Imperfect as they are, none of the Republican candidates will lead us into tyranny.  To vote for one of them is to vote for the values of the Founders, or at least start going in that direction. 

It is said that before you die, your life flashes before you.  Being older, my life has been flashing before me for several years now, a seemingly endless review of past mistakes and stupid decisions.  I never realized there were so many -- no presidential possibilities here!  I find myself ill-equipped to cast the first stone.  Having secured a little wisdom in my old age, I can see through the left's Mr. Perfect game.  Voting for Mr. Perfect is like an independent adult cleaning the chimney for Santa.  You still won't get a present.

So the 2012 presidential election will be a flawed (human) candidate versus a packaged plastic one.  The media will continue to find faults.  The other side will smear.  Flaws in the packaged, plastic president will somehow elude "investigative journalists."  A candidate who takes responsibility for past mistakes is at least honest and can probably be trusted.  One unwilling to admit ever making a mistake cannot.  Never mind that your candidate has faults -- what is at stake is too important.  For me, it would be refreshing to have a president who is a real person.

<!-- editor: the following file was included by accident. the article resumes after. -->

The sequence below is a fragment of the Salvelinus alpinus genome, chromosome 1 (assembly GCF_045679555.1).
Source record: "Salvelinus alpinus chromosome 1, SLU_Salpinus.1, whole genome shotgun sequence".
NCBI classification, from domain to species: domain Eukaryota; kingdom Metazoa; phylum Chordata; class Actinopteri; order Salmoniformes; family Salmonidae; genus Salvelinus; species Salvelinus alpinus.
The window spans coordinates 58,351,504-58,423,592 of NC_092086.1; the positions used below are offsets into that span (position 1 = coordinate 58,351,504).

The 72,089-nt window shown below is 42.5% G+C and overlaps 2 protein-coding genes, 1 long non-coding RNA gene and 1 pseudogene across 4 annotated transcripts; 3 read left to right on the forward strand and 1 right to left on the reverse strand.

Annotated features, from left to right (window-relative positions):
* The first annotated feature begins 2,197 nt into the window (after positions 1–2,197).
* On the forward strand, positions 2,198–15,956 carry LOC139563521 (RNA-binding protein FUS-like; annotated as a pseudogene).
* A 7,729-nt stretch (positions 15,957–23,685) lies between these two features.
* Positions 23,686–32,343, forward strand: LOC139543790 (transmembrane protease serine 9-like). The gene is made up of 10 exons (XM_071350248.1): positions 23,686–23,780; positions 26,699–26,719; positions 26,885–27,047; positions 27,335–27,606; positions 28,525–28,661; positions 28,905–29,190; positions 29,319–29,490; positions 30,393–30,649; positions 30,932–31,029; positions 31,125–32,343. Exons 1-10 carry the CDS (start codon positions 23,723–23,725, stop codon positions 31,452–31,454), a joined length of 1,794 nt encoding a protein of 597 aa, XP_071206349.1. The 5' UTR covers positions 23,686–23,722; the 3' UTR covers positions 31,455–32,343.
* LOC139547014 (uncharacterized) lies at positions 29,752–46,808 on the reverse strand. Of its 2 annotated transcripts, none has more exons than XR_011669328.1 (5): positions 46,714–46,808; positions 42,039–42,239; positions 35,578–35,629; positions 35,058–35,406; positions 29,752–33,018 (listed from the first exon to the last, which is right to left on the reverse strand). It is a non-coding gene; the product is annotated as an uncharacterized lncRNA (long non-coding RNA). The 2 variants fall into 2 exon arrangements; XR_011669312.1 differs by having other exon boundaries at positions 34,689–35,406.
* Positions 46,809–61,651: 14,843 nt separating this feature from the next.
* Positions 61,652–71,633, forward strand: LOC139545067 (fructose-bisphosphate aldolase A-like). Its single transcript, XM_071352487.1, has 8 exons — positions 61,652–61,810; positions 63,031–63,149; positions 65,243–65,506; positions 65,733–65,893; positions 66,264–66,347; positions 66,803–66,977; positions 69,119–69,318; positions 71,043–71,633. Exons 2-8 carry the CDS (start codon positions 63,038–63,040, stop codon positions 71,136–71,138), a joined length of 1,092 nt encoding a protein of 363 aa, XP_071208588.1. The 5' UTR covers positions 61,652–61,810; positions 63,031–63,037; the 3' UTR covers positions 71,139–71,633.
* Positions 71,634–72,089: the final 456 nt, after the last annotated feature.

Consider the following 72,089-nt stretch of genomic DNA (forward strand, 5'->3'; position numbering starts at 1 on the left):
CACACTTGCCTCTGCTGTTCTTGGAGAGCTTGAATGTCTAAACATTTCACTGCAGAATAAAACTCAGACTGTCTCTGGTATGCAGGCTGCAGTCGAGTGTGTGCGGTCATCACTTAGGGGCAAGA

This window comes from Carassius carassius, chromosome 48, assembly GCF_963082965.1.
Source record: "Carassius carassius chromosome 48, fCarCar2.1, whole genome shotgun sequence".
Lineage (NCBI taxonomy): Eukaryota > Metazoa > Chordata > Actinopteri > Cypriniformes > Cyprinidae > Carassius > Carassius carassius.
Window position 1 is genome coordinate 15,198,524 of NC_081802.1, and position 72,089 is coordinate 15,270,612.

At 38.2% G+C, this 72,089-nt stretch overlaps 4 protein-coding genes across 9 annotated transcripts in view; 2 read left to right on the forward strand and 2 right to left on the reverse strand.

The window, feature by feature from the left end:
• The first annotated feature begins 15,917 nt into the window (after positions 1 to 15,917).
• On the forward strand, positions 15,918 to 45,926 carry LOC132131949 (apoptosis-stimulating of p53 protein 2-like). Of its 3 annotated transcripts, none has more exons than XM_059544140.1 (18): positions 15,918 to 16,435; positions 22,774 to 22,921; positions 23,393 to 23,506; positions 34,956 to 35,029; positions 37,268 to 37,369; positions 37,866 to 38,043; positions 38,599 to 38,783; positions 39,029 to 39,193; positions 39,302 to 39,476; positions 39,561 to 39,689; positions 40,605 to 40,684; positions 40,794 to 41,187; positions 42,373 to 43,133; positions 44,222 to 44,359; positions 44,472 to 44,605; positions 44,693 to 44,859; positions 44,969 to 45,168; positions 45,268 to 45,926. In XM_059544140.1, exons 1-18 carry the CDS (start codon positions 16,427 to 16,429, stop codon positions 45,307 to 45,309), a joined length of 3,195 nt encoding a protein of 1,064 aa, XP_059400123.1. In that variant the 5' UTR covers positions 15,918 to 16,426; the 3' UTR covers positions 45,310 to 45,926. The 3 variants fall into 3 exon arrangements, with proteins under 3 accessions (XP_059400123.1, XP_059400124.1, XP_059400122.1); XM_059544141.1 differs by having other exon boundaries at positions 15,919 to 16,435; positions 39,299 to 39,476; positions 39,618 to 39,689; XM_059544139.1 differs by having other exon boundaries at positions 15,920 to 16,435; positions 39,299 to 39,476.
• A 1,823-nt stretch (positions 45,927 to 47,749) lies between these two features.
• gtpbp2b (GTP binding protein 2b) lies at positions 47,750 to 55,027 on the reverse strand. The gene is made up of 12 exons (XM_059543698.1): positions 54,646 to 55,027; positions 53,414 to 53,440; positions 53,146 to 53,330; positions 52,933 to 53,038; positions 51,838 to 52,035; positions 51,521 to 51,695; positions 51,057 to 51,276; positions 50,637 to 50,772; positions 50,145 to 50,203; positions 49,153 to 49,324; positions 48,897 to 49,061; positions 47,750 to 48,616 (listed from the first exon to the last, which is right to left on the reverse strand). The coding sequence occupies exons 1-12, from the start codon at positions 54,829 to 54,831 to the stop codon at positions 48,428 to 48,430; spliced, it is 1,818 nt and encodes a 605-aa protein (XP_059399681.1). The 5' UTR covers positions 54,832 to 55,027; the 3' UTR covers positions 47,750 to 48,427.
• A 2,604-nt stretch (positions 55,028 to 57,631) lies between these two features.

Gary Horne is a retired engineer and the creator of barbershopvalues.com.

I have recently been reading biographies of some of the Founders: Washington, Jefferson, Franklin, John and Samuel Adams, remarkable men who gave us an enduring gift.  Together they were an Atlas raising the world higher.  The title "The Greatest Generation" belongs to them.  The World War II generation (my father's) will have to accept an honorable and respectful second place.

Yet the remarkable founders of our country were, like the rest of us, fallible human beings who made mistakes, errors of judgment, and sometimes had moral lapses. Their faults in no way negate their accomplishments.  To say no accomplishment is worthy due to lack of perfection would be to erase history.